The BRAT diet is a bland, easily digestible diet.
For decades, it has been prescribed for adults and children with gastroenteritis, an infection of the intestines commonly known as the stomach flu.
However, the BRAT diet has been criticized for being overly restrictive.
This article takes a detailed look at the BRAT diet and whether it is appropriate during recovery from digestive illness.
BRAT is an acronym for bananas, rice, applesauce and toast. These are the main foods that make up the BRAT diet.
Many people follow the BRAT diet when transitioning to normal eating after illnesses involving vomiting and diarrhea.
It is intended to be followed for up to 48 hours after active vomiting has resolved.
The BRAT diet has been prescribed for both children and adults because the foods it contains are bland, easy to digest and may be helpful for nausea.
Bottom Line: The BRAT diet contains bland, easy-to-digest foods like bananas, rice, applesauce and toast. It is often prescribed for people recovering from illnesses that involve vomiting and diarrhea.
Until fairly recently, it was believed that the intestinal tract should rest during and after digestive illness.
Up until the 1980s, pediatric textbooks recommended a clear-liquid diet for the first 48 hours of illness, followed by gradual re-feeding with easy-to-digest foods (1).
The first mention of the BRAT diet was nearly a century ago, in a 1926 report. The report described the diet's use for children with intestinal illness involving severe diarrhea and dehydration (2).
Today, many people consider the BRAT diet the best way to manage diarrhea in both children and adults.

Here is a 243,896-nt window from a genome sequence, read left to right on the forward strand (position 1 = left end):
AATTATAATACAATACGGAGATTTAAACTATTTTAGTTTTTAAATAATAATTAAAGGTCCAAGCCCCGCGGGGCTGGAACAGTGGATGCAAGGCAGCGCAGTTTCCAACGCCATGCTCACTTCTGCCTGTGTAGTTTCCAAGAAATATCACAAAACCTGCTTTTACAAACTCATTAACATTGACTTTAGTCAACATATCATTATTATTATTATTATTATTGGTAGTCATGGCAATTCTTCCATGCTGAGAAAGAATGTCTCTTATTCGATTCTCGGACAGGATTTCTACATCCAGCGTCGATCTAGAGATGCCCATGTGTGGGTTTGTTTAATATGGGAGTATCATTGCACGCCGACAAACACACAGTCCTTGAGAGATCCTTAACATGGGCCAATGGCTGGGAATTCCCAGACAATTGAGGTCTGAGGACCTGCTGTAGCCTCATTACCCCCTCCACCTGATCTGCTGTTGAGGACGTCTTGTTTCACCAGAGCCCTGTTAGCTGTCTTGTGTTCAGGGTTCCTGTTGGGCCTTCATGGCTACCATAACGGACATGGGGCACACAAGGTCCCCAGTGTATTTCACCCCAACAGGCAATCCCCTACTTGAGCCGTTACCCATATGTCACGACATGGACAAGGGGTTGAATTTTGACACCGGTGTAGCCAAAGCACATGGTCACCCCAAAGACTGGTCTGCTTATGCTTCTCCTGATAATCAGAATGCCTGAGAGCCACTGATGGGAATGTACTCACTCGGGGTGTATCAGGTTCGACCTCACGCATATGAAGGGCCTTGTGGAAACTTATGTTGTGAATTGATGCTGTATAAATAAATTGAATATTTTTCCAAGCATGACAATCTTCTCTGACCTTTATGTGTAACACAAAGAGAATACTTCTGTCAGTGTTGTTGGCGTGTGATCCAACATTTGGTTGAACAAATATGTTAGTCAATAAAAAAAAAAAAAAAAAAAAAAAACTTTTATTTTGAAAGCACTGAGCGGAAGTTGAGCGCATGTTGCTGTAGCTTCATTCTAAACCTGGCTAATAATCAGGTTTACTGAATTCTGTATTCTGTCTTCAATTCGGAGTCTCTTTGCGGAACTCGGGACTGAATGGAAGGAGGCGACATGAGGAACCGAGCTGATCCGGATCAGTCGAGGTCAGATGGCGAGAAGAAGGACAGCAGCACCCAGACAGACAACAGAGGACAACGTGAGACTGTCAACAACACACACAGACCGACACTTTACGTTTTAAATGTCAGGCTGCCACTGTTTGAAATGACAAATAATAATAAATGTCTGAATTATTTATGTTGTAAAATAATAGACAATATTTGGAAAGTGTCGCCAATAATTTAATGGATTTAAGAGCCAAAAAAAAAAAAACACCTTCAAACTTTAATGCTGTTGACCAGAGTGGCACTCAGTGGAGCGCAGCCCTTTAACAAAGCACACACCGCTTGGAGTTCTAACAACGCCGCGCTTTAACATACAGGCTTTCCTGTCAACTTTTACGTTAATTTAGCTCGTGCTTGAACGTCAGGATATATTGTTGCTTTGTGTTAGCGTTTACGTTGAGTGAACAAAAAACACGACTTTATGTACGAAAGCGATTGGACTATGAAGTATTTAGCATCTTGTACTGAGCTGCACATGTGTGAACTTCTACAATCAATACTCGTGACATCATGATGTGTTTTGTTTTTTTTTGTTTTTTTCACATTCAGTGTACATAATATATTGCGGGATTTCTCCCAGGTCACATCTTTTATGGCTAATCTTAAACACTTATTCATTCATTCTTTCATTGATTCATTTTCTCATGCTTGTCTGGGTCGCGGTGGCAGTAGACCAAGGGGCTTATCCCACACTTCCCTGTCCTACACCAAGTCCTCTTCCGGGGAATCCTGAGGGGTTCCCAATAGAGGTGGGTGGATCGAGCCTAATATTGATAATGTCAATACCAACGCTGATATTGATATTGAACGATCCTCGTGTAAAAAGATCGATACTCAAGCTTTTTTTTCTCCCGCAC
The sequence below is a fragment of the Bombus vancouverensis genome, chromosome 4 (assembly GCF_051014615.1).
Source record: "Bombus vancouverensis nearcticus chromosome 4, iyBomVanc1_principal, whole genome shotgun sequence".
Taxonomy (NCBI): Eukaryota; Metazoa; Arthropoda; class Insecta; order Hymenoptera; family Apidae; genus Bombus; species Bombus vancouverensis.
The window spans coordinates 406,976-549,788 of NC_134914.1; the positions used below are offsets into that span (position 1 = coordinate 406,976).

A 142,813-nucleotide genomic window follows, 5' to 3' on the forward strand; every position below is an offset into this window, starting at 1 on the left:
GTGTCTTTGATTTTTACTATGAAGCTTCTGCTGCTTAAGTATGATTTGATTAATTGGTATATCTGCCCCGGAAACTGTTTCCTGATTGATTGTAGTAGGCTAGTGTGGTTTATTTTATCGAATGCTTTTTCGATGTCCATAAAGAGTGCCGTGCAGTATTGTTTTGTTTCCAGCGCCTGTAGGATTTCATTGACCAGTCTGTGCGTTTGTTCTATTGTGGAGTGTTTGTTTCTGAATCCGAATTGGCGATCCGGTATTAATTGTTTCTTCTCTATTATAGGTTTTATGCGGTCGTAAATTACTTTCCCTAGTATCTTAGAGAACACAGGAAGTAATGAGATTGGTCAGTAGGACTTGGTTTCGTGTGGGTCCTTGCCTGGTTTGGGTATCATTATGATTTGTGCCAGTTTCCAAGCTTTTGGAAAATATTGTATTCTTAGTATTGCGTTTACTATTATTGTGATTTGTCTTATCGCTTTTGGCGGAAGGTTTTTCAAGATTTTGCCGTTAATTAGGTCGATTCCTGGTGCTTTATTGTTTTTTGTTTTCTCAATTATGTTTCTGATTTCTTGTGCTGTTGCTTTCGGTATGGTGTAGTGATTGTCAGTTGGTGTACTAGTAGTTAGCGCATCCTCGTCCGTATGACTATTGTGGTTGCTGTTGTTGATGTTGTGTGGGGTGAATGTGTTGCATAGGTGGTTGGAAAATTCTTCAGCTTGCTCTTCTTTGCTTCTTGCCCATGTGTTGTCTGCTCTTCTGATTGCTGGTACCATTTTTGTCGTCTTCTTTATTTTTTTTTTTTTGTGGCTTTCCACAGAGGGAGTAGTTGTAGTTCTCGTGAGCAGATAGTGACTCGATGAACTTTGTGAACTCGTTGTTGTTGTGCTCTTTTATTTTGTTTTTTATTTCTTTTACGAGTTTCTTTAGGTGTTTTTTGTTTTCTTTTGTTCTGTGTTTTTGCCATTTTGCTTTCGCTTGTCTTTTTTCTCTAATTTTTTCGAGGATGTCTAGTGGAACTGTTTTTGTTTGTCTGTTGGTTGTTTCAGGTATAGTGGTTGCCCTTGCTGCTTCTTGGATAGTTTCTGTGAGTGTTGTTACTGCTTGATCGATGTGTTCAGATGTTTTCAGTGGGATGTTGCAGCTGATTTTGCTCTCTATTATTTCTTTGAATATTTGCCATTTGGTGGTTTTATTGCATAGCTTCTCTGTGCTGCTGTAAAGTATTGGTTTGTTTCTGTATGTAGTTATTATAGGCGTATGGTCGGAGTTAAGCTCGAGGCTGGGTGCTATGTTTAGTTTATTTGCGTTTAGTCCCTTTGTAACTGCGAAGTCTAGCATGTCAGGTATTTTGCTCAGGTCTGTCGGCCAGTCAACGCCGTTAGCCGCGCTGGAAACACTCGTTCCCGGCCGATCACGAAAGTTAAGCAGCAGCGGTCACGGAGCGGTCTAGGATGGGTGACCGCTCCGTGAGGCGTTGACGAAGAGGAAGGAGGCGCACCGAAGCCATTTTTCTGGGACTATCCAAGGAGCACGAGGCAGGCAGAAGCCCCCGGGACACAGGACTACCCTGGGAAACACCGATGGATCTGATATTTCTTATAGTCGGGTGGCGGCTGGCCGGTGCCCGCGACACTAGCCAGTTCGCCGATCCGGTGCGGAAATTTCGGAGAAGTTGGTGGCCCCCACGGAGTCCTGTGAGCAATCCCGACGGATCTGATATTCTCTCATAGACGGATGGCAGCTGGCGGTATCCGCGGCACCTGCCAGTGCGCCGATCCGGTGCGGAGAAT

However, despite its widespread use over the past century, there has been very little research on the BRAT diet to support its efficacy.
Bottom Line: The BRAT diet was first mentioned in a paper in 1926 as a treatment for severe diarrhea in children. It has been widely used in cases of vomiting and diarrhea, despite a lack of evidence to support its use.
The BRAT diet only allows a few foods and liquids, although they can be consumed in unlimited quantities based on appetite.
Foods Allowed on the BRAT Diet
- White rice
- Toast made from white bread
- Soda crackers
- Clear liquids including water, weak tea, broth, juice, electrolyte-containing beverages, such as sports drinks, and soda that's flat and caffeine-free
Foods to Avoid on the BRAT Diet
- Meat, fish and poultry
- Dairy products
- Fruits other than bananas and applesauce
- Nuts and seeds
- Whole grains
- Beans and legumes
- Beverages that contain caffeine
- Carbonated beverages
Bottom Line: The BRAT diet excludes most foods other than bananas, applesauce, refined grain products and clear liquids.